Dead Rhetoric: How did you come about the cover art piece- and was it a collaboration process between the artist and the band for the final output?
Suduzka: Okay- this is an interesting question. Laszlo Kupe is the artist. I was randomly Google searching 80’s sci-fi kind of cyber-punk images. I came across what would become the Digital Dystopia artwork – I saw the artist’s page on some other site and asked if we could buy the piece for our album cover and make some modifications here and there. Laszlo was so nice about it, he said it we could just have it- it was something that he had done a long, long time ago. Maybe it dates back to the mid-2000’s, it was never used and dates back to a personal project. They were happy to make any changes we wanted, and even animated certain things for our lyric video. It was interesting- it was pretty much what we wanted, we just refined smaller things and some of the signs on the wall that we changed to local references in our scene.
Dead Rhetoric: What’s it like working with a guy like Chris as well- did he give any suggestions on enhancing the output in a different or better way than you imagined?
Suduzka: Definitely – Chris is a magician! (laughs) I don’t think we butted heads at all. He knows how to get the best out of what we want and any band he works with. I think some of the suggestions that he made related to more vocal harmonies, or gang vocals, and where we would place them. One of the tracks, “Final Breath”, we put a lot of sound effects in which he hated- but we were trying to be cheesy in that 80’s way. That was the only thing we disagreed about. He definitely knows how to get the best out of everyone as a musician and a vocalist himself.
Dead Rhetoric: Matt Carroll is the new guitarist of Espionage- how long of a process did it take to find him, and how his style on the guitar in comparison to yourself?
Suduzka: Matt I’ve known for a while, mainly over Facebook. I did meet him in person, but we were very, very drunk, many years ago. I don’t think he remembers the encounter at all. I put an ad out there looking for a new guitarist after the tour, and he offered to do it. I asked him to learn one of our songs, he sent me a video the next night and he nailed it. We brought him in for rehearsal, we all clicked- the other guys had never met him before. But we all clicked.
It didn’t take very long at all- but then again he came into a band which had already two releases and the third on it’s way. He had maybe a month to learn 20 songs which was difficult for him I imagine. He’s a bit more free with his playing, I like to map out exactly what I am doing – he goes in and wings it, balls out. It works well.
Dead Rhetoric: Will it be a situation where you will split the leads and trading off, there is a lot of action going on within songs like “Enter the Arena” and “Light Begins to Fade”?
Sudzuka: Yes, definitely. “Enter the Arena” we’ve got a few guest guitarists on that lead break, which are friends of ours. Mark Furtner of Lord does the first solo, Brendan Farrugia from another Melbourne band called Envenomed, Tim Brown from the Canadian band Striker, and we got Emir Hot from Bosnia who is an incredible guitarist. He recorded his solo over Skype while drunk- so I got to watch him do that live and send it to me, which was incredible. Matt and I will trade off solos live- we already do anyway. One of the songs “Lost in Space” on the album, that’s a tradeoff between him and I, and hopefully we will be playing that one on tour. Even all the covers we do tradeoffs- I couldn’t live without that.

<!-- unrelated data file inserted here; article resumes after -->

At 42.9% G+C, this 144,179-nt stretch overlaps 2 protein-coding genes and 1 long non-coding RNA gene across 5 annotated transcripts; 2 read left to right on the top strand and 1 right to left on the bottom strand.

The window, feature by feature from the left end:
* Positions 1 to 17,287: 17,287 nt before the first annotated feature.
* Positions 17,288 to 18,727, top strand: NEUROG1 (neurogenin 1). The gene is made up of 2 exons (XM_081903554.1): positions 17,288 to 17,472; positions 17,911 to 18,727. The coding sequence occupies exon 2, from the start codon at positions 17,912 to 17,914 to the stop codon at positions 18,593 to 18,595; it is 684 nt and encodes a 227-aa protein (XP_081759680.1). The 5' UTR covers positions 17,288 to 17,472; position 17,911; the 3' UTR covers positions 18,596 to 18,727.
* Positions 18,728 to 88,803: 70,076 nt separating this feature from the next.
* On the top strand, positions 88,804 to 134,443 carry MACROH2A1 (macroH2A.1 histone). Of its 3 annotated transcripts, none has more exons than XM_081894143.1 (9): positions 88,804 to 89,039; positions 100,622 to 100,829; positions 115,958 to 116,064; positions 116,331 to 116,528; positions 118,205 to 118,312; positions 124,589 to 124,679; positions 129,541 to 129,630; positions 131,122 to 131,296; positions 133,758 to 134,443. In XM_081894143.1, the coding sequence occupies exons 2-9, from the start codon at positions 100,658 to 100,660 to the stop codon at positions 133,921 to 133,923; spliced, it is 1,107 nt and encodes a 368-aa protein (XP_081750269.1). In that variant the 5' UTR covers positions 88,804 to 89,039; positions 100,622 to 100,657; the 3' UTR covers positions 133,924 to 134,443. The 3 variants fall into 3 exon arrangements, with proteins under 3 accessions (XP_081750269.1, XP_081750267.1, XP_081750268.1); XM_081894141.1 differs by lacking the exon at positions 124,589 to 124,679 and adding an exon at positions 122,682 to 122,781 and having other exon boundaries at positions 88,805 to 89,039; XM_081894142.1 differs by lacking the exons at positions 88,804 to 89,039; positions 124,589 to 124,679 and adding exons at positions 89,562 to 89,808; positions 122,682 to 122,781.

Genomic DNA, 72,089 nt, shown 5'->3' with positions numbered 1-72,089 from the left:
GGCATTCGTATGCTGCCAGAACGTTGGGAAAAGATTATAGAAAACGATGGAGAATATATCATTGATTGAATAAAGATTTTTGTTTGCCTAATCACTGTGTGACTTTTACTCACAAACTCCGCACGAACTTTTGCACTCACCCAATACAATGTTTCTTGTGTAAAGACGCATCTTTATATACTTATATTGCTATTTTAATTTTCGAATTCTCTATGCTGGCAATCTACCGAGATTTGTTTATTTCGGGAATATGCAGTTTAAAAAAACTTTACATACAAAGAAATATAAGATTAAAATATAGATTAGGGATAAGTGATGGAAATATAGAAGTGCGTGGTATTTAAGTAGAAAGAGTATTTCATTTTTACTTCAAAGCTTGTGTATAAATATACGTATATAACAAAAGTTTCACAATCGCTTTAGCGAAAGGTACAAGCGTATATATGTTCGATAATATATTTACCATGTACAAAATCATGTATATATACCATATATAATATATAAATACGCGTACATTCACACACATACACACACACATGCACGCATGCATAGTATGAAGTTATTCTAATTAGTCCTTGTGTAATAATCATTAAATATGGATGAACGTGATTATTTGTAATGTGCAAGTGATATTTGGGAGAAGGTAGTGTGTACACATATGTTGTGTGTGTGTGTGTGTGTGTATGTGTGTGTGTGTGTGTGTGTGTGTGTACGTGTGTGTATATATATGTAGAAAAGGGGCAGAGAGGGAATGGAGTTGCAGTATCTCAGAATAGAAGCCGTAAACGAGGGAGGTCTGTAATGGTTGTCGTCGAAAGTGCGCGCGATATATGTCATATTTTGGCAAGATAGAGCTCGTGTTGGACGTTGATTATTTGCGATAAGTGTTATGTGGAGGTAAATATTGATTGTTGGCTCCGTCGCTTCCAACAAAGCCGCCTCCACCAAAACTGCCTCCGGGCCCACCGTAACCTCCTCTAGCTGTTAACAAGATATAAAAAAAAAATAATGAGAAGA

Dead Rhetoric: How would you describe Espionage when it comes to your live performances – and what have been some of your most memorable shows through the years with the band?
Sudzuka: Beer soaked, usually! We like to have a lot of fun, you can’t take music too seriously. With lots of the local shows that we play, half the crowd are our friends anyways. They’ll heckle us and give us beer, which is always fun. Some of our most memorable shows, we’ve played the Steel Assassins festival in Sydney, and that was a really good one. A way to get over a hangover really quick is to play first, straight off the bat. We’ve played Perth twice, and those are memorable. Most of the mini-fests in Australia are great. The home of metal in Melbourne is the Bendigo Hotel – a great venue, most shows there are memorable or you don’t remember them at all because it’s a party place for metalheads.
Dead Rhetoric: Your style embraces many fringe acts that may have been critical favorites but often struggled to gain major appeal: Vicious Rumors, Liege Lord, Riot, Scanner, Crimson Glory, and Chroming Rose to name a few. Does this make it as difficult in today’s scene to gain appeal against some of the more ‘trend’-oriented genres within metal?
Sudzuka: I think that’s always the case- nice list of bands you mentioned there too. It’s a very niche style- not many people are doing it, and while it was more popular back then, it never quite got where it should have gone. I guess this is take two with the new generation. People seem to like it, I don’t look at the current wave of bands. We just hope for the best to be honest.
Dead Rhetoric: I think because of your distinct style, you can play with all sorts of bands and not pigeonhole yourselves into one type of metal act to play with…
Sudzuka: Yes, that’s definitely the thing. A lot of the lineups and booking here- you will have your all thrash lineup, or your all power metal lineup. We go hand in hand with everything- because the main thing is you can’t not know all the other bands in this area, it’s just so closed in. Everyone knows each other, so we are happy to jump on a bill with thrash bands, or death bands, mixed bills seem to be working really well down here lately. There’s something for everyone I think.